For someone who doesn’t hunt, arrest criminals, or even play video games, I sure do like to shoot things. So when there was a deal offered for archery lessons, bow & arrow rentals, and practice time on the range, I jumped at it. Vicki got in on the action as well, having grown up a non-hunter in a hunting family.
We promptly forgot about the deal until May, when it was nearly expired. That is how I roll.
Finally, we trucked out to semi-rural PA for our lesson. There was some trouble finding the entrance:
Some people go both ways
My graphic designer friends may notice that there are two arrows. In addition to this sign, there was a large billboard next to the dirt road turn-off for the building. But it didn’t have the white arrow. So the logo pointed directly to an empty field. Obviously, we worked it out. But maybe be careful with including arrows in your logo, is all I’m sayin’.
Inside, the staff was courteous, but reserved, in the way that seriously outdoorsy people often are. Our teacher took us to the range and tested our “eyedness” before handing us our bows.
He showed us how to place the arrows, how to draw, and did his best to explain how to release without like, releasing. Having read “Zen and the Art of Archery,” I understand, intellectually, that the release is supposed to happen sort of magically: plucking the string will disrupt the flow of the arrow. So a master in the art will be first in a state of tension and then in a state of release, without like, releasing. Yeah. Zen. Let’s be clear. I… don’t know how to do that.
But Vicki and I did alright even without spiritual enlightenment. I was pretty comfortable at least making it within the target. Vicki struggled a bit with her bow. She’s right-handed, but after testing left-eyed (not lopez), she was given a left-handed bow. I’m not saying the instructor was wrong, per se, but after she switched to a right-handed bow, Vicki got 2 bullseyes.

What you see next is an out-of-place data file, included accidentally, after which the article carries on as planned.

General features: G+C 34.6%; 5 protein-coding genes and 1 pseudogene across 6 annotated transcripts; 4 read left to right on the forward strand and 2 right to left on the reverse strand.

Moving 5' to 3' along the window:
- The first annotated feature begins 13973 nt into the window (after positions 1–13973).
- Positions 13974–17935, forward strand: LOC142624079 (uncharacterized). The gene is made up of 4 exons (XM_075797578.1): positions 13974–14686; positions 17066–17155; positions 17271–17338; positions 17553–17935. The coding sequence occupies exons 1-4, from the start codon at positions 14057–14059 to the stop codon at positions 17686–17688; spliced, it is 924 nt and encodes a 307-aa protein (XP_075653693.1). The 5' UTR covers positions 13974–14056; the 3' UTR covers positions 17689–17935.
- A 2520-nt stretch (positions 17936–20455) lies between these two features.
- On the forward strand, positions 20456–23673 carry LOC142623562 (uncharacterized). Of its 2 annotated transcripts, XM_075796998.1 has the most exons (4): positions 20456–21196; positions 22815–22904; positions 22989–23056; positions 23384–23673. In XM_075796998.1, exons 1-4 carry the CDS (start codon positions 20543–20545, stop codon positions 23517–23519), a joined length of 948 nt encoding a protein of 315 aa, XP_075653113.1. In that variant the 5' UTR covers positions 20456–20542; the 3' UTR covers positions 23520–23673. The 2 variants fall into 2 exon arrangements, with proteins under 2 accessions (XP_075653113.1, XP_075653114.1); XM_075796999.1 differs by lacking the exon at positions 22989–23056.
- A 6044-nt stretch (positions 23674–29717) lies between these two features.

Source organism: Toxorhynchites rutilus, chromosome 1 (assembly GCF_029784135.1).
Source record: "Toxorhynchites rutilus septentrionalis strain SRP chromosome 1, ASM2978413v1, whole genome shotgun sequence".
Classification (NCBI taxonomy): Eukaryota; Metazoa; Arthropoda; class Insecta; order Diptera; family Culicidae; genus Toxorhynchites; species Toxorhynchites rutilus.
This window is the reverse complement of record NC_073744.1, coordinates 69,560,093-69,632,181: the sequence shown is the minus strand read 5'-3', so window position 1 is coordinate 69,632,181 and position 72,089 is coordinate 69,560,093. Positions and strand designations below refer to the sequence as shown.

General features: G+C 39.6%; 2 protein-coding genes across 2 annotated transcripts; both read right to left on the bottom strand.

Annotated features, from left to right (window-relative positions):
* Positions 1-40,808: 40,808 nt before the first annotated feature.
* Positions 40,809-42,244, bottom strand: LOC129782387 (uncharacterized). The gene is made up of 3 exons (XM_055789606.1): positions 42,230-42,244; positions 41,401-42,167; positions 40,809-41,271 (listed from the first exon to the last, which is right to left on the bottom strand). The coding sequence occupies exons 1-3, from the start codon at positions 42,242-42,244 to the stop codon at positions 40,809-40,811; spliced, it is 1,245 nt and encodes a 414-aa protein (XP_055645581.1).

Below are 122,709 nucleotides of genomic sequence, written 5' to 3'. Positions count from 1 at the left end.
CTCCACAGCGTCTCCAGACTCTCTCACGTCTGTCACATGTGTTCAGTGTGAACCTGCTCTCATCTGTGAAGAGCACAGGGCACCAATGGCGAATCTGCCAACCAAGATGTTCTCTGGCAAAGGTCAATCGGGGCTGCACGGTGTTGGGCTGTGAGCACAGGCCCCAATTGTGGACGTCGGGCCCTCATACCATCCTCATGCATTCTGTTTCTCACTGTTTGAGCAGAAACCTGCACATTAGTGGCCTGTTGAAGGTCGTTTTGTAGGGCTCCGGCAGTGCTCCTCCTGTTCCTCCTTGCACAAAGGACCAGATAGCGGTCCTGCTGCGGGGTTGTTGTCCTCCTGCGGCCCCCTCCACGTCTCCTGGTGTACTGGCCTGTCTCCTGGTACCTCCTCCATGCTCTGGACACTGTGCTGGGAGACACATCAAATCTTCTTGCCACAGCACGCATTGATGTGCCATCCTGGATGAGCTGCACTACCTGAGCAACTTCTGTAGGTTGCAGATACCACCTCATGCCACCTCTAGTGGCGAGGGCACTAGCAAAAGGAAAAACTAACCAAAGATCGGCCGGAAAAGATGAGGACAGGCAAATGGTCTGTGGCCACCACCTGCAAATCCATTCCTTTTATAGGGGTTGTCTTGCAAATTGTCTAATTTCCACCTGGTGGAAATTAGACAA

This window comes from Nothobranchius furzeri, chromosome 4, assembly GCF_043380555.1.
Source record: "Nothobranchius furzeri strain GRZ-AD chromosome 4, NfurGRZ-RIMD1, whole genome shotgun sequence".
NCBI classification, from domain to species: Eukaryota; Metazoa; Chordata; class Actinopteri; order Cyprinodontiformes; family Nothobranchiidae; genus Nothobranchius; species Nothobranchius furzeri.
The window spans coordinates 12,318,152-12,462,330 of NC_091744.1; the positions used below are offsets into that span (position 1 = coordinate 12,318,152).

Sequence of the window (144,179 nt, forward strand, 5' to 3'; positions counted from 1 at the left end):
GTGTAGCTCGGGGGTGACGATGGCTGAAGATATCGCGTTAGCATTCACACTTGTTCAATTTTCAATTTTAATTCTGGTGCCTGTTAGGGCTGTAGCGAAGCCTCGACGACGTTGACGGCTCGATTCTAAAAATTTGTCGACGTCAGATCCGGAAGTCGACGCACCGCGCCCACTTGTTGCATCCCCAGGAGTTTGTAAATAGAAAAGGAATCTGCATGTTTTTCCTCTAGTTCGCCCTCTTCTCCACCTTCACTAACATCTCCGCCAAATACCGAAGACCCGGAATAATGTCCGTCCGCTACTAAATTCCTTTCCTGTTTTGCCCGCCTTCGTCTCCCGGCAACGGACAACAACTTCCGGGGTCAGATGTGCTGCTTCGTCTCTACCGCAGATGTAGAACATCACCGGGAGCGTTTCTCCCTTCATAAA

You can tell she got more badass because the lighting is different.
I got one bullseye, scouts honor, but the it was during the lesson and I was too embarrassed to ask the instructor to pause so I could take a photo of it for my blog. Because surely, that would be what gave me away as a nerdy city slicker. I figured if I got one, I would be able to get another during our practice time, which was a very stupid assumption.
While the instructor was still there, he would tweak our form or give advice (bending the bow holding arm ever so slightly will prevent nasty string ricochet!) and then say, “sooo, do you guys…have any questions?” Ah, the Socratic Method*. Interesting approach. We came up with a few questions, but mostly I didn’t really know enough to know what to ask.
“Uh…how do you get….good?”
“Practice. Like, a lot of practice. I sometimes practice 5 hours a day.”
So there’s not like…a trick? Just practice, huh?
Cue training montage
We got to watch a staff member fixing and testing a crossbow, which was good fun. But the end of our practice time, both Vicki and I could feel the whining of muscles we rarely use, and I can see how with this whole “practice” business, they might strengthen and improve stability and therefore aim. I think both Vicki and I would like to return to practice more. I feel better prepared to survive the apocalypse, but perhaps not the zombie apocalypse, as my accuracy is probably good enough for a body shot, but not a head shot. I’m trying to figure out how to turn my basement into a range… I would definitely have paid full price for this, but I’m not sure I would have thought to go without the catalyst of a groupon.
*Please no one leave a comment explaining the actual Socratic Method.